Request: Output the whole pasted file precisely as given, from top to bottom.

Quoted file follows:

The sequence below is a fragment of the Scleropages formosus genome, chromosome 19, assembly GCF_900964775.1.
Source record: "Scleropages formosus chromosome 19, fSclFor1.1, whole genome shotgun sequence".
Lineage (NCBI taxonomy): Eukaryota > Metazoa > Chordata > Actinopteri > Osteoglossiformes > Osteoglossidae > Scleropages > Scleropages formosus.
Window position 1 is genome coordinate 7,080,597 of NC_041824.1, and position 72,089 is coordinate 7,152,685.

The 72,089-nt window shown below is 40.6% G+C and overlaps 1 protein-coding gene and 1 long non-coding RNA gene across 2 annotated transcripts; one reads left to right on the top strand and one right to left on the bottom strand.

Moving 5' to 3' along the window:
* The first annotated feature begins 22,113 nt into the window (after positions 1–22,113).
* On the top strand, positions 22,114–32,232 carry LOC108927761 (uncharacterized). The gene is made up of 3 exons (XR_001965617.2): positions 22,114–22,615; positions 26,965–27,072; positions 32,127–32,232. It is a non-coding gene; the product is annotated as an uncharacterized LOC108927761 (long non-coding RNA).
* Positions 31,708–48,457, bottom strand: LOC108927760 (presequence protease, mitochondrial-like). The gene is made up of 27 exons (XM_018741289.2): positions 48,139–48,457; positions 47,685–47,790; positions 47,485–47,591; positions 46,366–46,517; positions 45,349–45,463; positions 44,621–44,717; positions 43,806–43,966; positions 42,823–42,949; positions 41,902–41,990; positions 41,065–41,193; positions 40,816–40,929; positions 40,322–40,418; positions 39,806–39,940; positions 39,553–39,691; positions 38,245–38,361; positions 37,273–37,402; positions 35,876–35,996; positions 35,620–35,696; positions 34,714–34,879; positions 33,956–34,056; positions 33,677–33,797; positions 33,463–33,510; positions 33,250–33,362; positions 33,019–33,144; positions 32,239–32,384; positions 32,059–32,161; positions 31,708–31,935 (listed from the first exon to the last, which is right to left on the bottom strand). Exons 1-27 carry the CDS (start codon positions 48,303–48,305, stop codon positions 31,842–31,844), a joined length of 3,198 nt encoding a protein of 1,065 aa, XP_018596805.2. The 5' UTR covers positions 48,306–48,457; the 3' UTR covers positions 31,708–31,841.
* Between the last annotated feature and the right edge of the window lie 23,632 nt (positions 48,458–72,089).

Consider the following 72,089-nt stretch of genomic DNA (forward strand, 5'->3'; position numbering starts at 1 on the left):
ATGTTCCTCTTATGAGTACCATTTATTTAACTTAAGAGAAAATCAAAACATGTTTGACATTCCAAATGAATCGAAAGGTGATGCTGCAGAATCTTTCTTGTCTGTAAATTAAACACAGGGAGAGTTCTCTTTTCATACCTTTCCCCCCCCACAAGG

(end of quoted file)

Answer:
The sequence below is a fragment of the Scleropages formosus genome, chromosome 19, assembly GCF_900964775.1.
Source record: "Scleropages formosus chromosome 19, fSclFor1.1, whole genome shotgun sequence".
Lineage (NCBI taxonomy): Eukaryota > Metazoa > Chordata > Actinopteri > Osteoglossiformes > Osteoglossidae > Scleropages > Scleropages formosus.
Window position 1 is genome coordinate 7,080,597 of NC_041824.1, and position 72,089 is coordinate 7,152,685.

The 72,089-nt window shown below is 40.6% G+C and overlaps 1 protein-coding gene and 1 long non-coding RNA gene across 2 annotated transcripts; one reads left to right on the top strand and one right to left on the bottom strand.

Moving 5' to 3' along the window:
* The first annotated feature begins 22,113 nt into the window (after positions 1–22,113).
* On the top strand, positions 22,114–32,232 carry LOC108927761 (uncharacterized). The gene is made up of 3 exons (XR_001965617.2): positions 22,114–22,615; positions 26,965–27,072; positions 32,127–32,232. It is a non-coding gene; the product is annotated as an uncharacterized LOC108927761 (long non-coding RNA).
* Positions 31,708–48,457, bottom strand: LOC108927760 (presequence protease, mitochondrial-like). The gene is made up of 27 exons (XM_018741289.2): positions 48,139–48,457; positions 47,685–47,790; positions 47,485–47,591; positions 46,366–46,517; positions 45,349–45,463; positions 44,621–44,717; positions 43,806–43,966; positions 42,823–42,949; positions 41,902–41,990; positions 41,065–41,193; positions 40,816–40,929; positions 40,322–40,418; positions 39,806–39,940; positions 39,553–39,691; positions 38,245–38,361; positions 37,273–37,402; positions 35,876–35,996; positions 35,620–35,696; positions 34,714–34,879; positions 33,956–34,056; positions 33,677–33,797; positions 33,463–33,510; positions 33,250–33,362; positions 33,019–33,144; positions 32,239–32,384; positions 32,059–32,161; positions 31,708–31,935 (listed from the first exon to the last, which is right to left on the bottom strand). Exons 1-27 carry the CDS (start codon positions 48,303–48,305, stop codon positions 31,842–31,844), a joined length of 3,198 nt encoding a protein of 1,065 aa, XP_018596805.2. The 5' UTR covers positions 48,306–48,457; the 3' UTR covers positions 31,708–31,841.
* Between the last annotated feature and the right edge of the window lie 23,632 nt (positions 48,458–72,089).

Consider the following 72,089-nt stretch of genomic DNA (forward strand, 5'->3'; position numbering starts at 1 on the left):
ATGTTCCTCTTATGAGTACCATTTATTTAACTTAAGAGAAAATCAAAACATGTTTGACATTCCAAATGAATCGAAAGGTGATGCTGCAGAATCTTTCTTGTCTGTAAATTAAACACAGGGAGAGTTCTCTTTTCATACCTTTCCCCCCCCACAAGG